What is Jimmy Butler up to this offseason? Hugging trees and riding a gondola

SHARE What is Jimmy Butler up to this offseason? Hugging trees and riding a gondola

What is Jimmy Butler up to this offseason, you ask? Here’s what we’ve found out. | Andy Clayton-King/Associated Press

Jimmy Butler usually takes time during the offseason to have some well-deserved rest and relaxation while on an international excursion.

Last summer, he went to London and Paris, where he met up with then-teammate Dwyane Wade.

This summer, Butler is back at it and has shared a few funny videos along the way.

Butler, who this season helped the Timberwolves get into the playoffs for the first time since 2004, is currently on a vacation in Venice, Italy. He decided to take a gondola ride with his “girl.”

“Being a kid out here on a gondola ride with my girl. Say, ‘What’s up, babe,'” Butler said while panning the camera to the open seat next to him. “That’s invisabae.

“We out here, cooling in the gondola in the shade. She fine, ain’t she?” Butler said still sitting with an open seat next to him. “I got it like that.”

OK, Jimmy.

Although he’s alone, it looks like Butler is enjoying his time in Italy, which is all that truly matters.

His time in Italy appears to be treating him a lot better than his trip to Montana last month.

While hiking up Chief Mountain, Butler stopped and hugged a tree. No, not because he loves nature, but because he was extremely scared of heights.

“To leave this damn tree,” Butler sang in the video, “Can’t believe that y’all let me.”

Butler, a 6-foot-8 NBA guard, refused to go back down the mountain, according to the Instagram post.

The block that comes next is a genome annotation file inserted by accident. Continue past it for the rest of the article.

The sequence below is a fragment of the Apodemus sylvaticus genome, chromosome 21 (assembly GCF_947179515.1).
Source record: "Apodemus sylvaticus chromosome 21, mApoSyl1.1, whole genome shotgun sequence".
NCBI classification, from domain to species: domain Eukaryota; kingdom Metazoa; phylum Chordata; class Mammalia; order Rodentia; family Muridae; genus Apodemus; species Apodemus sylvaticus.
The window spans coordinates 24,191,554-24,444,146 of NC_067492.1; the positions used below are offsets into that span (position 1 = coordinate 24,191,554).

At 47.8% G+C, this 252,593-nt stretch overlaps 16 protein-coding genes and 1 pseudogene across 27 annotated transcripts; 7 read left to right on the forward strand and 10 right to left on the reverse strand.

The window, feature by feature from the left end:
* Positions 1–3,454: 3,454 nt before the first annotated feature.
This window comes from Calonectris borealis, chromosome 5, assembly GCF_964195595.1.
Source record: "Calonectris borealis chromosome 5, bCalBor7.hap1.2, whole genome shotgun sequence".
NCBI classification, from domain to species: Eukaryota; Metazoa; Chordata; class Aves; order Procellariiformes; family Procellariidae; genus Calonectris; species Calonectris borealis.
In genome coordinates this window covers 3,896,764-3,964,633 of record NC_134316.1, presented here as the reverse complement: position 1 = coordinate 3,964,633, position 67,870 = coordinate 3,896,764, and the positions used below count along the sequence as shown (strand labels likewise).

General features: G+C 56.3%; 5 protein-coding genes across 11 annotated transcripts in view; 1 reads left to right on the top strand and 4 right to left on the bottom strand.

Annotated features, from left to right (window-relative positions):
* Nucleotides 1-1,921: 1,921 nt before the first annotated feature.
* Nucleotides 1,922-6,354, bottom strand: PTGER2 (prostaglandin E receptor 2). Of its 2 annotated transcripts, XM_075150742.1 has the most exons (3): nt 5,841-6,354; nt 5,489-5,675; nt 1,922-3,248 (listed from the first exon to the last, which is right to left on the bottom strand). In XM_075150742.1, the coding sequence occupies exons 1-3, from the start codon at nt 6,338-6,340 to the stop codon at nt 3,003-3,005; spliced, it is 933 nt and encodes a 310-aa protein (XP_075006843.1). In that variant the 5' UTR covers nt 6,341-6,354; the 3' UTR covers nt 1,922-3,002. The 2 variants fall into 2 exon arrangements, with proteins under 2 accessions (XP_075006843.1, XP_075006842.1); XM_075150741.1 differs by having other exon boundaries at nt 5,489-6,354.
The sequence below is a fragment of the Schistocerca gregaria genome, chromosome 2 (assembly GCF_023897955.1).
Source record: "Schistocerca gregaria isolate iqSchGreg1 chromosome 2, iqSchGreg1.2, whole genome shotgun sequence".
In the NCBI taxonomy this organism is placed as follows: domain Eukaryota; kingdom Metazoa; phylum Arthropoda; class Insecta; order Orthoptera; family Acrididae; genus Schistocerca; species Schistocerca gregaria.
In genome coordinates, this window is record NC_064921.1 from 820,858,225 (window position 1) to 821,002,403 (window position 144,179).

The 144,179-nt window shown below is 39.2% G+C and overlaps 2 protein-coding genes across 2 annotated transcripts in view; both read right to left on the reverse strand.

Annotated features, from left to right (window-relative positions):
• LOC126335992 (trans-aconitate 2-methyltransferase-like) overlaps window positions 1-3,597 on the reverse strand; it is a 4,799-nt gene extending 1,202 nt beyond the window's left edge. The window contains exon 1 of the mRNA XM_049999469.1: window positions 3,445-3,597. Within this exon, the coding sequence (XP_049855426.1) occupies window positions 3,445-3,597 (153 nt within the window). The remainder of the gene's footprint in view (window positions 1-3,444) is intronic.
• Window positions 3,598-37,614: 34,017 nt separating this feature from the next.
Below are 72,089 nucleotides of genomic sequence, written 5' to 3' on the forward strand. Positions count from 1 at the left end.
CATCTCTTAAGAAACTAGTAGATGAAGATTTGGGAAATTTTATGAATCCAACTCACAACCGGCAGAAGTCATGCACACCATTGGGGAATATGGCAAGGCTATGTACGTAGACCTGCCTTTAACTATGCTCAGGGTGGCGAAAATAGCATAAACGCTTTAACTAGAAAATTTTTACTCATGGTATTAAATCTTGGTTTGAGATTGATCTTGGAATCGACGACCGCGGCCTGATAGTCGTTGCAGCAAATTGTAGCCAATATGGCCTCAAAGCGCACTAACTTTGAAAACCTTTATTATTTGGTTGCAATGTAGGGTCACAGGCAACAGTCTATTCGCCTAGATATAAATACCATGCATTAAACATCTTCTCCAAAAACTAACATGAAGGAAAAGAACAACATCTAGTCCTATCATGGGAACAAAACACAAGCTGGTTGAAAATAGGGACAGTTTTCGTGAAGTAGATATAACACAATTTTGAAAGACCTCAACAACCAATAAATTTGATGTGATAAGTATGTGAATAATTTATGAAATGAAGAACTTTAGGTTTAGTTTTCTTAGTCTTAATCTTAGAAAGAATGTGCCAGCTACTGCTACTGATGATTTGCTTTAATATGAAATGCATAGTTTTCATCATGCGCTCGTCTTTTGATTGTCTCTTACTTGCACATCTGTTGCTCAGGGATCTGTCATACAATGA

Butler, who was traded to Minnesota last summer, should probably take it easy this offseason. He missed a handful of games last season after he underwent knee surgery to repair a meniscus tear. Butler averaged 22.2 points, 5.3 rebounds, and 4.3 assists per game while shooting 47.4 percent from the field and 35 percent from behind the arc in 59 games last season.

The Latest
A new measure would require the city and state’s transportation agencies to post safety recommendations from the National Transportation Safety Board that have been made within the past 12 months.
Enduring sitcom took on poverty, unemployment and racism, as faced by a strong Black family in Cabrini-Green.
Maybe the show’s creators pushed the envelope just way too far or maybe they are simply ahead of their time.
Threats and harassment are more common against officeholders who are people of color, a University of Illinois Chicago professor writes, based on in-depth interviews with public officials. As the 2024 election approaches, Americans must condemn violent rhetoric and keep it out of our politics.
Police officials joined Mayor Brandon Johnson and Ald. Pat Dowell (3rd) to announce the plan, which utilizes technology, focus missions, public engagement and accountability.